Sunday, October 17, 2010

Rhinebeck Beckoned

Best Quote I Heard All Day
I love to go shopping. I love to freak out salespeople. They ask me if they can help me, and I say, "Have you got anything I'd like?" Then they ask me what size I need, and I say, "Extra medium."--Stephen Wright

I'm back. It's over. I'm fulfilled.

It was over so fast, much like Christmas when I was 8, where the anticipation of the day outranked the actual few hours of presents and family.

Rhinebeck means fiber family, as well as a once-a-year visual reiteration of the true meaning of fiberarts.

So here's Rhinebeck through my twisted eyes.

First, I leave NJ at 6 a.m. because the wise Rhinebeck attendee gets there by 8 a.m. to reserve a decent parking spot.

Then, having read the list of vendors online if you're a newbie, or plan in advance to hit familar vendors, you grab some coffee and hit the pavement at 9 a.m.

Here is Rhinebeck at 9:10 a.m.  It was windy, chilly, but peaceful.

Here is Rhinebeck at noon. YIKES! Too many fucking people but most of them kind, friendly, and happy souls.
Yes, it becomes even more populous.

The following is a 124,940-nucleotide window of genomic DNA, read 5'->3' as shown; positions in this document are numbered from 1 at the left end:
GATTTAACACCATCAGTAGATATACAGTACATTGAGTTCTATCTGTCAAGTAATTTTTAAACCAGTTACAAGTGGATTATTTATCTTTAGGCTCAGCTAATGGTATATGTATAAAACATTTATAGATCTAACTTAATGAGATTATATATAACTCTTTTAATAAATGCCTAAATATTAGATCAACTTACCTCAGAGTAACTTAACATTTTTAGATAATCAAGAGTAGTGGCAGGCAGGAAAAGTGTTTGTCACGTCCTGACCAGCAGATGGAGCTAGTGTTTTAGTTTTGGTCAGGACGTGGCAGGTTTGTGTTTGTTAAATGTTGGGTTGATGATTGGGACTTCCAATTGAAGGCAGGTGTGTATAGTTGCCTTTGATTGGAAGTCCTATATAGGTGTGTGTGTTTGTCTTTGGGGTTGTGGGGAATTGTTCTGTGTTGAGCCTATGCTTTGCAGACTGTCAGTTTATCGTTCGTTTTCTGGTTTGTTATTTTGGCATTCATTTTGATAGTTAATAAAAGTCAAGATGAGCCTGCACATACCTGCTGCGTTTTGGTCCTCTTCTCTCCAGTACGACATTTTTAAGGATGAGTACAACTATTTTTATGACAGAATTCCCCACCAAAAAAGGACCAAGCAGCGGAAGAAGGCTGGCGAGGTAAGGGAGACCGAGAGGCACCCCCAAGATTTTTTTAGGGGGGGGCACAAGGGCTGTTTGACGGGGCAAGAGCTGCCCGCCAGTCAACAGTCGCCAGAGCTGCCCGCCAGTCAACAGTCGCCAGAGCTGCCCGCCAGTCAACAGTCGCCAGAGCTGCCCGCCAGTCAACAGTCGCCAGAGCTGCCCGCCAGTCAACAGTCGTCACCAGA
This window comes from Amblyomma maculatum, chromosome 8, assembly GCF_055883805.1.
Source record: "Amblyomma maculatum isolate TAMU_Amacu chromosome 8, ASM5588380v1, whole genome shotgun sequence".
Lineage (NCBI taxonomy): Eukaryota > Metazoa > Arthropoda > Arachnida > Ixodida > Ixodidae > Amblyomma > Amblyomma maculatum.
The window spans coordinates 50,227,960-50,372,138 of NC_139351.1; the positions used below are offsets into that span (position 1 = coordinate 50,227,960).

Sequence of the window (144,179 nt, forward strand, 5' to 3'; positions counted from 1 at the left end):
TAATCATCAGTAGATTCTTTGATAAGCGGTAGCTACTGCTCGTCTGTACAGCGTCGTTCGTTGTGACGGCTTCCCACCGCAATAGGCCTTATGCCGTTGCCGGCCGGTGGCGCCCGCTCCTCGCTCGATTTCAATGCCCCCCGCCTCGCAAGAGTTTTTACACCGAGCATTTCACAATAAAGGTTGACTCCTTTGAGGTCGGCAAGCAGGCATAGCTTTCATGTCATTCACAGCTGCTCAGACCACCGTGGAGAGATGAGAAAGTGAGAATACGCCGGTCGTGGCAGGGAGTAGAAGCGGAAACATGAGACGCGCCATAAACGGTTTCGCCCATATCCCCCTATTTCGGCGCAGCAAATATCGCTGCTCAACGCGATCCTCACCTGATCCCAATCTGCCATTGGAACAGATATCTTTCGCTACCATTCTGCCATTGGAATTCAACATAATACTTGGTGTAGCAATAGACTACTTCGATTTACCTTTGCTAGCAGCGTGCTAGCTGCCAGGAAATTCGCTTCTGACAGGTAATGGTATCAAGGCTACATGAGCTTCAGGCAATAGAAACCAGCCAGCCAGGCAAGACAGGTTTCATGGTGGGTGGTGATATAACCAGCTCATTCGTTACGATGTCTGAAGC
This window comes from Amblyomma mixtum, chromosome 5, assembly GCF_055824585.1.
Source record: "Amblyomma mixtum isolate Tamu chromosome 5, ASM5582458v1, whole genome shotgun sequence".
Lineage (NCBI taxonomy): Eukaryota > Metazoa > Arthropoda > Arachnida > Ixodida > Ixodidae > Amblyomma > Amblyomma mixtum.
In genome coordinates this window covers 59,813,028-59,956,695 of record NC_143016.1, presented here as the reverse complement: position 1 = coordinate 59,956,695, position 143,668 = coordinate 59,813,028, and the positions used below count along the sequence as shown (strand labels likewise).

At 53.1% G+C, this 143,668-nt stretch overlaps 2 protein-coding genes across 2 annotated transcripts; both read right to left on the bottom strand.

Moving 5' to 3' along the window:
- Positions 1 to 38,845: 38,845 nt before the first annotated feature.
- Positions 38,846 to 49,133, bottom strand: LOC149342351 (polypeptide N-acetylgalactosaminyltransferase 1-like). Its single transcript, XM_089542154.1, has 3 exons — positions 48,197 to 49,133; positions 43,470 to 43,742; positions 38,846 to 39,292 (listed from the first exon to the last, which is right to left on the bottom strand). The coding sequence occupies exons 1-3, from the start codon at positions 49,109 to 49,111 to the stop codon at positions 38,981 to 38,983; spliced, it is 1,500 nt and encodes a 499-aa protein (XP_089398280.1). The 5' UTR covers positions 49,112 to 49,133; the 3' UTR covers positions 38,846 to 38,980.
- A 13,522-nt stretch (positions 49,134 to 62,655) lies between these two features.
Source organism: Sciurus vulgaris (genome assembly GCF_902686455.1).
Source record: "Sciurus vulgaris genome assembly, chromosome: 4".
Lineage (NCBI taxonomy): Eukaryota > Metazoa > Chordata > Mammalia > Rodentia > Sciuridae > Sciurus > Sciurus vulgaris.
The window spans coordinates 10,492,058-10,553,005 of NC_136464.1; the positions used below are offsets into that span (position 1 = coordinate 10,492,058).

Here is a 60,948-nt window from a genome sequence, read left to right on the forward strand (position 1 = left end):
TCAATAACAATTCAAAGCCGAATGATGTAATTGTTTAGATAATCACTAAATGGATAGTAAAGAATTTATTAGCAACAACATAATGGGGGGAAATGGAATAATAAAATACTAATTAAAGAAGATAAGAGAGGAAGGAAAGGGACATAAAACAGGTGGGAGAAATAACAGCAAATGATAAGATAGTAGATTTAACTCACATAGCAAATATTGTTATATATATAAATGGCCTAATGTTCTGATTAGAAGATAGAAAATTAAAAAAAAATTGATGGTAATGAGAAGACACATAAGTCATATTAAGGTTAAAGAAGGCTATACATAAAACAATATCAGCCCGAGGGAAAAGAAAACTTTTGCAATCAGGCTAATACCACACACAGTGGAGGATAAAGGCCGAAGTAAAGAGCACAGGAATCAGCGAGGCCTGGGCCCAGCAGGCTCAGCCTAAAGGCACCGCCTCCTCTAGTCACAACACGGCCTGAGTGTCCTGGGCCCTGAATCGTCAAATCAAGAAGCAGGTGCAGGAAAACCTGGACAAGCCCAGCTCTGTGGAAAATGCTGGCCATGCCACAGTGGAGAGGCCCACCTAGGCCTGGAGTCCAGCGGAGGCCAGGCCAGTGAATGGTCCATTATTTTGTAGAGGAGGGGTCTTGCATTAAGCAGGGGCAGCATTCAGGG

It's fall in the Catskills. Magnificent maple trees.

And Rhinebeck, the finest fairground I've ever visited, is beautifully landscaped.

This year, I finally ate some fried artichokes, a Rhinebeck delicacy for which you stand in line for almost a half hour or more.

Feh. I don't get it. Talk about bland and boring food. Of course, there's always the fried pickles. Don't ask.  Rhinebeck, like most fairs, provides maximum eating opportunities, including the ubiquitous funnel cake, cotton candy, et al. Eating goes hand-in-hand with shopping.

Despite my horrible arthritic back and hips, I bumbled and stumbled through the exhibition halls, stopping at favorites--Golding Fiber Tools (more on that anon), Carolina Homespun, Susan's Fiber Shop, Red Maple (run by Mel and David, dear friends), Skaska, and others too numerous to mention.

With a tight budget, I managed to get some shopping accomplished. After all, do I truly need more shit? Yeah, I know the answer. Sing it in harmony, skankettes.

Meeting up with friends is another major event. Who did I see? QueerJoe, natch. My friend Gina from the Stix-n-Stitches knitting group. I caught up with some of the guys who went to the Men's Spring Knitting Retreat meeting in the afternoon.
Clowns. From left to right, Scott, Jack, Joe, Jack's friend whose name I can't spell, and Dave.

I missed Ted da Knitterguy so much. And never found Lars, if he did show up. Lars is ghostly, as all of his friends know.

The highlight of Rhinebeck is meeting my readers. And I met a bunch, wonderful people who made my day. They want me to write more often. OK, when I have shit to say, I will.

Meeting Duffy Stephens, aka Fiberqat, was like meeting a long-lost sister. Duffy's been a reader for ages and we are certainly kindred soul sistahs.